These skills and abilities include the general cognitive development discussed above, the general learning competencies that allow children to control their own attention and thinking; and the emotion regulation that allows children to control their own emotions and participate in classroom activities in a productive way the latter two are discussed in sections later in this chapter. Still another important category of skills and abilities, the focus of this section, is subject-matter content knowledge and skills, such as competencies needed specifically for learning language and literacy or mathematics.

Content knowledge and skills are acquired through a developmental process. As children learn about a topic, they progress through increasingly sophisticated levels of thinking with accompanying cognitive components. These developmental learning paths can be used as the core of a learning trajectory through which students can be supported by educators who understand both the content and those levels of thinking. Each learning trajectory has three parts: a goal to develop a certain competence in a topic , a developmental progression children constructing each level of thinking in turn , and instructional activities tasks and teaching practices designed to enable thinking at each higher level.

Learning trajectories also promote the learning of skills and concepts together—an effective approach that leads to both mastery and more fluent, flexible use of skills, as well as to superior conceptual understanding Fuson and Kwon, ; National Mathematics Advisory Panel, See Chapter 6 for additional discussion of using learning trajectories and other instructional practices.

Every subject area requires specific content knowledge and skills that are acquired through developmental learning processes.

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It is not possible to cover the specifics here for every subject area a young child learns. To maintain a feasible scope, this chapter covers two core subject areas: 1 language and literacy and 2 mathematics. This scope is not meant to imply that learning in other areas, such as science, engineering, social studies, or the arts, is unimportant or less subject specific.

Rather, these two were selected because they are foundational for other subject areas and for later academic achievement, and because how they are learned has been well studied in young children compared with many other subject areas. The development of language and literacy includes knowl-. The following sections address the development of language and literacy skills, including the relationship between the two; the role of the language-learning environment; socioeconomic disparities in early language environments; and language and literacy development in dual language learners.

Language skills build in a developmental progression over time as children increase their vocabulary, average sentence length, complexity and sophistication of sentence structure and grammar, and ability to express new ideas through words Kipping et al. Catts and Kamhi define five features of language that both work independently and interact as children develop language skills: phonology speech sounds of language , semantics meanings of words and phrases , morphology meaningful parts of words and word tenses , syntax rules for combining and ordering words in phrases , and pragmatics appropriate use of language in context.

The first three parameters combined phonology, semantics, and morphology enable listening and speaking vocabulary to develop, and they also contribute to the ability to read individual words. Developing oral communication skills are closely linked to the interactions and social bonds between adults and children. This comprehension begins with pragmatics—the social aspects of language that include facial and body language as well as words, such that infants recognize positive and negative interactions. Semantics understanding meanings of words and clusters of words that are related soon follows, in which toddlers link objects and their attributes to words.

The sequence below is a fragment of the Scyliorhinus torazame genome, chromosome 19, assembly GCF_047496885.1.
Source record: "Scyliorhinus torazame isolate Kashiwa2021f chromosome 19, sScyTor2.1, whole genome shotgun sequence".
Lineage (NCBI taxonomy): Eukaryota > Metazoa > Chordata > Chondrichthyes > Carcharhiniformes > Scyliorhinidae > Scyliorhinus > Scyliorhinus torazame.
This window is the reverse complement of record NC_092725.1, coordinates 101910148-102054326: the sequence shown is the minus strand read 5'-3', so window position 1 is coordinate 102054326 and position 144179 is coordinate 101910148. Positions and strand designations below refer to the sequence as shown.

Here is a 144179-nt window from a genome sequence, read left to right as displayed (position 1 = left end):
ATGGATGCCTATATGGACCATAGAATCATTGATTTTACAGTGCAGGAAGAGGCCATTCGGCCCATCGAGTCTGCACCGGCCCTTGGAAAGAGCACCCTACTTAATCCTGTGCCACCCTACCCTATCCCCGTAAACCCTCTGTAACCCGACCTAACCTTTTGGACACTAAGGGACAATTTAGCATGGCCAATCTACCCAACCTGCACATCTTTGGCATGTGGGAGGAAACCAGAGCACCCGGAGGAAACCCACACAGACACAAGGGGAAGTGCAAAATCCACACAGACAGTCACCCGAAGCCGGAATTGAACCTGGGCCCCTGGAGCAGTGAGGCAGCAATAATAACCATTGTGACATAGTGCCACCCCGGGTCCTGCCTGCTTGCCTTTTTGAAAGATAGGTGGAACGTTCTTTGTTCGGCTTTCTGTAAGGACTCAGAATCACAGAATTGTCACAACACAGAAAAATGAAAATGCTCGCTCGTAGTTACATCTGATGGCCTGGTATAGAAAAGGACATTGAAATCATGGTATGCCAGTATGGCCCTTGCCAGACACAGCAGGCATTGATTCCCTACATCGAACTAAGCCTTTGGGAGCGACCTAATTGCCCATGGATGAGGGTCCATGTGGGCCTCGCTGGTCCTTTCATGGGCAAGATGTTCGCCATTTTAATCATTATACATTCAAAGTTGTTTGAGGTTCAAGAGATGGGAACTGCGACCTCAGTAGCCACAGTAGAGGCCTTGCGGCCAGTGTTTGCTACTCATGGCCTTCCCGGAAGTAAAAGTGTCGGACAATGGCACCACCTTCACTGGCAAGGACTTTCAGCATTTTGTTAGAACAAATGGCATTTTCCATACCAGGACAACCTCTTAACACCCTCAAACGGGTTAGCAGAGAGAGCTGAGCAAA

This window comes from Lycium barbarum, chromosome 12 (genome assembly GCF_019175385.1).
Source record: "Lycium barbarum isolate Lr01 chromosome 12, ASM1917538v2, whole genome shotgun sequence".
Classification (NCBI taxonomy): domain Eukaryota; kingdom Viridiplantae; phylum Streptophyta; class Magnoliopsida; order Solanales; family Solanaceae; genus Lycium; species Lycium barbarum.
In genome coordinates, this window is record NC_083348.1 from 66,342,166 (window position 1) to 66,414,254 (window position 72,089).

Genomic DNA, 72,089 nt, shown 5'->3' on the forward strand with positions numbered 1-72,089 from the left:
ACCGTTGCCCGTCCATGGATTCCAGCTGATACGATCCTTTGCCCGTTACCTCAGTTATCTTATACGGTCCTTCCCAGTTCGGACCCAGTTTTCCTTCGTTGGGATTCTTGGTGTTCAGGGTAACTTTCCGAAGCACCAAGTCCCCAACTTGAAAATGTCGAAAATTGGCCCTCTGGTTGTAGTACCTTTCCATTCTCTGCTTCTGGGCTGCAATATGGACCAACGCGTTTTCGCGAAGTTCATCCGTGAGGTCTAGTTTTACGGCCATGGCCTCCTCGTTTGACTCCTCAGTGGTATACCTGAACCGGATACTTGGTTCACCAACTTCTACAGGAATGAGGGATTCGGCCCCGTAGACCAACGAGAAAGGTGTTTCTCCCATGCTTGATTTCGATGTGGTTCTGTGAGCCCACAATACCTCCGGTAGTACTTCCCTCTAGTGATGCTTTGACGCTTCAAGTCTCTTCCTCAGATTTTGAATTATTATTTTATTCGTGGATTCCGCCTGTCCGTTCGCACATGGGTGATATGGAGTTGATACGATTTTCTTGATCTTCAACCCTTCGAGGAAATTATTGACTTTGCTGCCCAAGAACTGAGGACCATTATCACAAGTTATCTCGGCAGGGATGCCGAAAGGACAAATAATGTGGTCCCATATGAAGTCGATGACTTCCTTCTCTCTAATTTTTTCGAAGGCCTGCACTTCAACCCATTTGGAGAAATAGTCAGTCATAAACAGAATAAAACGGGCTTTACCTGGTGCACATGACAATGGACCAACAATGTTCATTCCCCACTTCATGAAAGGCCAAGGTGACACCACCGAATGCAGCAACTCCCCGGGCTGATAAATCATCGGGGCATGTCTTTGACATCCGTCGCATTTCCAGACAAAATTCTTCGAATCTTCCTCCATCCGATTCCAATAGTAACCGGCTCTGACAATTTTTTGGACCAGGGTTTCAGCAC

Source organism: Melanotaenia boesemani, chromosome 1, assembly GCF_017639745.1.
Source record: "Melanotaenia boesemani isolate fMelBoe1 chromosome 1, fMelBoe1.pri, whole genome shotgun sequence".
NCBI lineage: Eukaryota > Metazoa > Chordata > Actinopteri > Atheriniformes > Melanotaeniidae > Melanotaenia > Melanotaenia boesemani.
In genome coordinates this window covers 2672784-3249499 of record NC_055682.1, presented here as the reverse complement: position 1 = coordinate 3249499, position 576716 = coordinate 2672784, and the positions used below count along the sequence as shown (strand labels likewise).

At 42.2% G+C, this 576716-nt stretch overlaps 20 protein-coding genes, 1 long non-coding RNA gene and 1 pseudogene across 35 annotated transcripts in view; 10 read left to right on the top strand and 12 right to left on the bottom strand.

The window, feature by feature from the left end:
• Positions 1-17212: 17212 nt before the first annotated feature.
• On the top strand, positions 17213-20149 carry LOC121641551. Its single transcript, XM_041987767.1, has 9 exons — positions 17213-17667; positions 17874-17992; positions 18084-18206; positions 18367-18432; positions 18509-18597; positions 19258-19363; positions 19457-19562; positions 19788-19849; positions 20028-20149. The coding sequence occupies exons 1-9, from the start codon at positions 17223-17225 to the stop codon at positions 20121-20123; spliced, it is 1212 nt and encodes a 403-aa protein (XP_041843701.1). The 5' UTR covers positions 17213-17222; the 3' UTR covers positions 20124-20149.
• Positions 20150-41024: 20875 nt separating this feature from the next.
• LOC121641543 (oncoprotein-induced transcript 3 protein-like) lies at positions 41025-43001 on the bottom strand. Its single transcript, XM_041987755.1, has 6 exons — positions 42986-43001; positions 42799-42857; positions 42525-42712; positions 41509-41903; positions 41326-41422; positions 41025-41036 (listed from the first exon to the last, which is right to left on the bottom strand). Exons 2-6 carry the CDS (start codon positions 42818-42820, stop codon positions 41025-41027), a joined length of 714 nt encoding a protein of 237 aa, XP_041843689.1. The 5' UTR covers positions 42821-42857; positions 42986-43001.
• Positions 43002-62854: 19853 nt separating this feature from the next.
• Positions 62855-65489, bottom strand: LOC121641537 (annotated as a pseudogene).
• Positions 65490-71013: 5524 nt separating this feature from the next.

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Between the ages of 2 and 4, most children show dramatic growth in language, particularly in understanding the meanings of words, their interrelationships, and grammatical forms Scarborough, Karmiloff and Karmiloff-Smith suggest that children build webs among words with similar semantics, which leads to broader generalizations among classes of related words. Then, as new words arise from conversation, storytelling, and book reading, these words are linked to. The more often adults use particular words in conversation with young children, the sooner children will use those words in their own speech Karmiloff and Karmiloff-Smith, Research has linked the size of vocabulary of 2-year-olds to their reading comprehension through fifth grade Lee, Book reading stimulates conversation outside the immediate context—for example, children ask questions about the illustrations that may or may not be central to the story.

This introduces new words, which children attach to the features of the illustrations they point out and incorporate into book-centered conversations. This type of language, removed from the here and now, is decontextualized language. Children exposed to experiences not occurring in their immediate environment are more likely to understand and use decontextualized language Hindman et al. Repeated routines also contribute to language development. As books are read repeatedly, children become familiar with the vocabulary of the story and their conversations can be elaborated.

Routines help children with developmental delays acquire language and use it more intelligibly van Kleek, The long-term effect of high-quality teacher—child book-centered interactions in preschool lasted through the end of first grade.